I also looked at which other sites were sending traffic to FiveThirtyEight’s forecasts. Were they a hit on Facebook or a popular search on Google? It turns out not: 98% of traffic to the predictions came from FiveThirtyEight’s own homepage. Strikingly little traffic came in externally from search, social media, or other news media.

This suggests that the audience for these forecasts is going directly to the homepage and then clicking into the forecast from there — a dedicated audience that is purposefully seeking out the forecasts rather than bumping into them via other channels. Even, whose parent company Disney also owns FiveThirtyEight, only drove about 0.8% of the forecast’s traffic. Outside of FiveThirtyEight’s core audience, the reach of the forecast seemed rather limited.

Of the 5,202 people who visited the FiveThirtyEight forecast at any time in 2020, I was able to link 3,449 of them to panelist demographic info. (The rest of the traffic lacked panelist identity information.) Based on that data, I can say that the audience for the FiveThirtyEight forecast was probably what you’d expect: whiter, older, and more male than the panel as a whole. It was 68% male (vs. 53% for the whole panel), 94% non-Black (vs. 82.6% for the panel), and with an average age of 53 (vs. 44 for the panel).

What about downstream audience?

So far, we’ve seen that the audience for election predictions was somewhat limited in terms of direct visits — reaching perhaps a million people. But what about people who might have seen the predictions reported in other media? Some critics have suggested that elites (like Jim Comey in 2016) might be moved to action by an air of confidence engendered by prediction-driven coverage.

To look at this, I gathered data from GDELT, a massive online tracking project that ingests content from thousands of news sites. I collected all English-language news articles that contained the key terms “FiveThirtyEight” and “forecast” between August 12, 2020 (when the forecast launched) and Election Day, November 3, 2020.

In total, there were 663 such articles in the dataset, an average of about eight per day. The sources of those articles were diverse — national media like The New York Times and The Washington Post, but also lots of local TV stations, newspapers, and other outlets that might reach a more local audience. The outlets that wrote about the forecast most included MSN (77 times), Newsweek (35 times), and Yahoo News (12 times). Here are the top 20 sources.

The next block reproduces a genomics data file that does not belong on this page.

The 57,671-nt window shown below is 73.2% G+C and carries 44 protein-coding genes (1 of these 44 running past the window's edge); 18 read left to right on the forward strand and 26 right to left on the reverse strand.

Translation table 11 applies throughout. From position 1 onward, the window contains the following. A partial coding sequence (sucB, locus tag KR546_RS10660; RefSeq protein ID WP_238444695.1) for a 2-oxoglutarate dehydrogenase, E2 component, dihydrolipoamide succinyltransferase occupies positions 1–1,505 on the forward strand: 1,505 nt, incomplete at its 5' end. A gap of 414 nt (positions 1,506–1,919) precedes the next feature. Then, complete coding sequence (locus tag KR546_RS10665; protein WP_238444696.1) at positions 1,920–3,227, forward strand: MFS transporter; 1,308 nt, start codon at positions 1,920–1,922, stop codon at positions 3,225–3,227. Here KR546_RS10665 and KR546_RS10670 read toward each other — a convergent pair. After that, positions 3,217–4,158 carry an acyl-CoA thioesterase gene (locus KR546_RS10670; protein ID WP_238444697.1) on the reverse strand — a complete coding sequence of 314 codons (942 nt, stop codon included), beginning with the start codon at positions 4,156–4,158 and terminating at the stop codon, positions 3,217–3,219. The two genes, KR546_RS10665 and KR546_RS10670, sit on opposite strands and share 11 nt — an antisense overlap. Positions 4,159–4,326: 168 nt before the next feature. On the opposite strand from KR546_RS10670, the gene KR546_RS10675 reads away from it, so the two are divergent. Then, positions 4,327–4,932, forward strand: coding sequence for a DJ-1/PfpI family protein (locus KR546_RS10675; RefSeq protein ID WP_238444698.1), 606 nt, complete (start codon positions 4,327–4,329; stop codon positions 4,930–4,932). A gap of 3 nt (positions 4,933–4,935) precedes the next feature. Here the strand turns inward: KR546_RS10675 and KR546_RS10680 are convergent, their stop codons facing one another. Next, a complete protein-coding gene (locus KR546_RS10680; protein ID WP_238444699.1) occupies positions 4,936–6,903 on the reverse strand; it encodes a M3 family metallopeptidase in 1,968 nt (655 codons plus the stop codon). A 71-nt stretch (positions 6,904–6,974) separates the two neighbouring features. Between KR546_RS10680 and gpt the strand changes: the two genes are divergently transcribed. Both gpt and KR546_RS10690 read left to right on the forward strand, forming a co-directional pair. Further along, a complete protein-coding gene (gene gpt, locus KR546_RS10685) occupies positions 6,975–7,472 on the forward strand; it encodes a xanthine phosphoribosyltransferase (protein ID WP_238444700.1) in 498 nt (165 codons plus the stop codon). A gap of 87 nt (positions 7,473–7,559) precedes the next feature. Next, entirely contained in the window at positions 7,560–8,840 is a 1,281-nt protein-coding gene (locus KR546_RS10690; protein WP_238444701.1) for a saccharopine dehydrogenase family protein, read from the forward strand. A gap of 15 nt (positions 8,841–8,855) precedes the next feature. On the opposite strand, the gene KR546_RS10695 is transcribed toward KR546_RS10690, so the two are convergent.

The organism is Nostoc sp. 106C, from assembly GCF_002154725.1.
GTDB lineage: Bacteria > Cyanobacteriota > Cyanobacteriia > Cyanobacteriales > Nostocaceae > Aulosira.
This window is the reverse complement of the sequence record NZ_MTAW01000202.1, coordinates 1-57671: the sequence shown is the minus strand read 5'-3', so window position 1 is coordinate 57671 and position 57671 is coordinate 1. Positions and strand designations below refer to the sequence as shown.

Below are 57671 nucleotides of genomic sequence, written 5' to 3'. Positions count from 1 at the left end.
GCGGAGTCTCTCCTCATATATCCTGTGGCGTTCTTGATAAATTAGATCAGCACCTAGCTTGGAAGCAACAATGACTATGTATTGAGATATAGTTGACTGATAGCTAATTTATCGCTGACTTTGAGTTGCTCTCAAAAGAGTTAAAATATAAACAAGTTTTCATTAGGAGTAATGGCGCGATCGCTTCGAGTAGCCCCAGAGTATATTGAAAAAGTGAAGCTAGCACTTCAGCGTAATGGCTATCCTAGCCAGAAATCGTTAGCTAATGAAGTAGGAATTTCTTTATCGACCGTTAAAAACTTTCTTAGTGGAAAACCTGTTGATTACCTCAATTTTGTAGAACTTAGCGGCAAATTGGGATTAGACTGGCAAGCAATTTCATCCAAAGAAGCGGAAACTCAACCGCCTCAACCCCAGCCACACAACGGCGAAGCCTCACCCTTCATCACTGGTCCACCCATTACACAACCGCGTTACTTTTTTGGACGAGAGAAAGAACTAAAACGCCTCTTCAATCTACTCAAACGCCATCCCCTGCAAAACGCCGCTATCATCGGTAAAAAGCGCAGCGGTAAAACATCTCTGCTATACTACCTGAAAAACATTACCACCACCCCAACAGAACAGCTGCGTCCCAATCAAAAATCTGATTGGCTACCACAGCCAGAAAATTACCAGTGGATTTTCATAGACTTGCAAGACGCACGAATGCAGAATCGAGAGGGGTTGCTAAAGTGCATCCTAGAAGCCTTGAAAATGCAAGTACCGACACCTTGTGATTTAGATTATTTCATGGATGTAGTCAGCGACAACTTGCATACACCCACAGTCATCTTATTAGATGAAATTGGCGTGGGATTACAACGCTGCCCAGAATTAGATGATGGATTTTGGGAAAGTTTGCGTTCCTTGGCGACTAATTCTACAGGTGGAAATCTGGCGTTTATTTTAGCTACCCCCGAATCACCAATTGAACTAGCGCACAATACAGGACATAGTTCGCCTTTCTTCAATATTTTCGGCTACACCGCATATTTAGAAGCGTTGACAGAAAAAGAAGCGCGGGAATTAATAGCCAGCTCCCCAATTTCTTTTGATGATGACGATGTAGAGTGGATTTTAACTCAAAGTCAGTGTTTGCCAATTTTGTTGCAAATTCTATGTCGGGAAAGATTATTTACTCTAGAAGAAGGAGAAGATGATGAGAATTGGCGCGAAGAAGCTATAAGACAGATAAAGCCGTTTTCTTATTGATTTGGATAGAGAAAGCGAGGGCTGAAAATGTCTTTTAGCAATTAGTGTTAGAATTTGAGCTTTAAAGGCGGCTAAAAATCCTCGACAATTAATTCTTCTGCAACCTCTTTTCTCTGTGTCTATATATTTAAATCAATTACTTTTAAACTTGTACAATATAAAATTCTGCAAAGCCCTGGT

In sum

Overall, we find that the reach of FiveThirtyEight’s election predictions in 2020 was fairly limited — perhaps to around a million people — with most of the traffic driven directly by the homepage of FiveThirtyEight itself. Little traffic came from search or social platforms, or even from direct links from news media. The audience for these predictions seems similar to the audience FiveThirtyEight has built — which is whiter, older, and more male.

It’s worth thinking about the political implications of election predictions, given this narrower audience. But there’s also a not-insubstantial audience for the predictions as they get reported on and published by other media outlets. How exactly those media talk about the predictions — how precisely they treat the numbers and how transparent they are about uncertainty — is something I’d like to look at in the future.

Nicholas Diakopoulos is an associate professor in communication studies at Northwestern University, where he is director of the Computational Journalism Lab. He is currently on sabbatical as a visiting researcher at the University of Amsterdam IVIR. He thanks Northwestern’s Jack Bandy for facilitating access to the Comscore data analyzed for this post.

Illustration via Midjourney (“a crystal ball surrounded by a crowd of white men in business suits, the men are using the crystal ball to predict the winners and losers of United States elections, the men are wearing ties that are either Republican red or Democratic blue, in the style of a newspaper political cartoon, 1950s, pen and ink –ar 16:9”).

POSTED     Nov. 8, 2022, 12:45 p.m.